Sunday, October 01, 2006

Getting Well and Reading 1 John in Greek

Brekkie and Greek
The nice thing about getting well after a long bout of illness is that you can wake at dawn comfortably refreshed, not gasping for breath and hacking your lungs clear across the bedroom. You can actually smell the sweet morning air and potter to the kitchen and make some strong hot coffee and toast some toast and while you're waiting, fry up some fat sausages and crispy bacon and sunnysideups and tomatoes and onions and baked beans in a skillet. Then you can wander away from the hot salty bacony kitchen and trundle across the grassy backyard with a little foldable table and chair and sit there reading 1 John in Greek and feel the lazy sunshine crack open and slope across the darkness confines of your paganish mind...

..until the neighbours throw open their windows and ask where you got your nice jammies from (the chappies at LitmusBlue, of course).

And the thing about reading 1 John in New Testament Greek is that it is illuminating. It could be the brilliant accuracy of reading a text in its original language, but my Greek is not of that standard. It could also be the clarity of reading something in a foreign language, so that you are forced to consider the meaning and repetition of every word.

But the Greek is not the point. The point is that at the end of it, you are overwhelmed by the bigness of God, the eternalness of Christ, the mindblowing all-encompassing...well...Godness of God. And then, of course, in comparison, the very infinitesimal smallness of yourself, sitting there with your little Bible, in your little patch of green, with a redeemed but still rather darkened heart and darkened mind. And then, discovering afresh the impossible magnanimity of God's condescending to bother with the destiny of little you, the smudgy blot on his landscape, by sending his eternal Son to die in your place, for your disgusting little sins.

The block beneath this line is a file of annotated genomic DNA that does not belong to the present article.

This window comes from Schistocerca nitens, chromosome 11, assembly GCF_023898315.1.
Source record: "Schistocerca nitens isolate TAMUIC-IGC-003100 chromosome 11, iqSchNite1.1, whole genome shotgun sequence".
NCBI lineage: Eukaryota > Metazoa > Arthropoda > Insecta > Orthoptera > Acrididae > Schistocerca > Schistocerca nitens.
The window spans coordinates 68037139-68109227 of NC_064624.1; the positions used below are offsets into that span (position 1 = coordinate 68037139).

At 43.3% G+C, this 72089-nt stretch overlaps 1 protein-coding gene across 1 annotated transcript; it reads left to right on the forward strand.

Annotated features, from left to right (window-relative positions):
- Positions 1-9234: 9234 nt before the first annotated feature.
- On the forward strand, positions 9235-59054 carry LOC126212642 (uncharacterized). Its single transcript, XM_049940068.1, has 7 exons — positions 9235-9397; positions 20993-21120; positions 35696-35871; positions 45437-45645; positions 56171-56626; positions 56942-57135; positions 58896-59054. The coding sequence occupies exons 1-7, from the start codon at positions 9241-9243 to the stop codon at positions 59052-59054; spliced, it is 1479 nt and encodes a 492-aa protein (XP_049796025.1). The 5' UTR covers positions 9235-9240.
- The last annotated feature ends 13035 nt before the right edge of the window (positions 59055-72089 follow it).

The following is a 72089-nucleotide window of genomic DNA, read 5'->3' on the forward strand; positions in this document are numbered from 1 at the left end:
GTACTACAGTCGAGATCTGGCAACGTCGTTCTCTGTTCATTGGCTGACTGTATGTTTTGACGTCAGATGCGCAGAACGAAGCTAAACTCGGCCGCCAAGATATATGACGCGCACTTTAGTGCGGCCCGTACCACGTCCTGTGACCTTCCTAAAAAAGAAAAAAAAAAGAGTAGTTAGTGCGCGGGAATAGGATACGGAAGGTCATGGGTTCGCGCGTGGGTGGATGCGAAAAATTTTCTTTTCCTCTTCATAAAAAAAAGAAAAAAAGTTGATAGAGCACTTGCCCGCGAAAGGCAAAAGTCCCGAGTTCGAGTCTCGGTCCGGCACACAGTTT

Woah. And at that point in time, you cannot imagine how you could ever stop walking in God's light, in obedience to God. Why would you ever leave the path of he who is life itself? How could you ever revert to the small-mindedness and small-heartedness of your former being when you had since known so much undeserved favour and enjoyed so much uncalledfor love?

But you know, too soon, that you can. All too easily. "If we say we have no sin, we deceive ourselves, and the truth is not in us" (1 John 1:8). It is healthy, said Chris Chia at service on Sunday, to acknowledge the persistent presence of sin in all our lives.

But it's also depressing. For we do not do the good we want, but the evil we do not want is what we keep on doing. We delight in the law of God, in our inner being, but we see in our members another law waging war against the law of our minds and making us captive to the law of sin that dwells in our members (Romans 7:19-23). And when we appear to regress, we feel we cannot face God again. Wretched man that we are! Who will deliver me from this body of death? (Romans 7:24) But we need not fear: "if we confess our sins, he is faithful and just to forgive us our sins and to cleanse us from all unrighteousness" (1 John 1:9). How good it is to call one as steadfast and as unchanging as he our Father.

1 Comments:

At October 07, 2006 3:57 pm , Blogger Faith said...

Wow. I love your thoughts! :)

 

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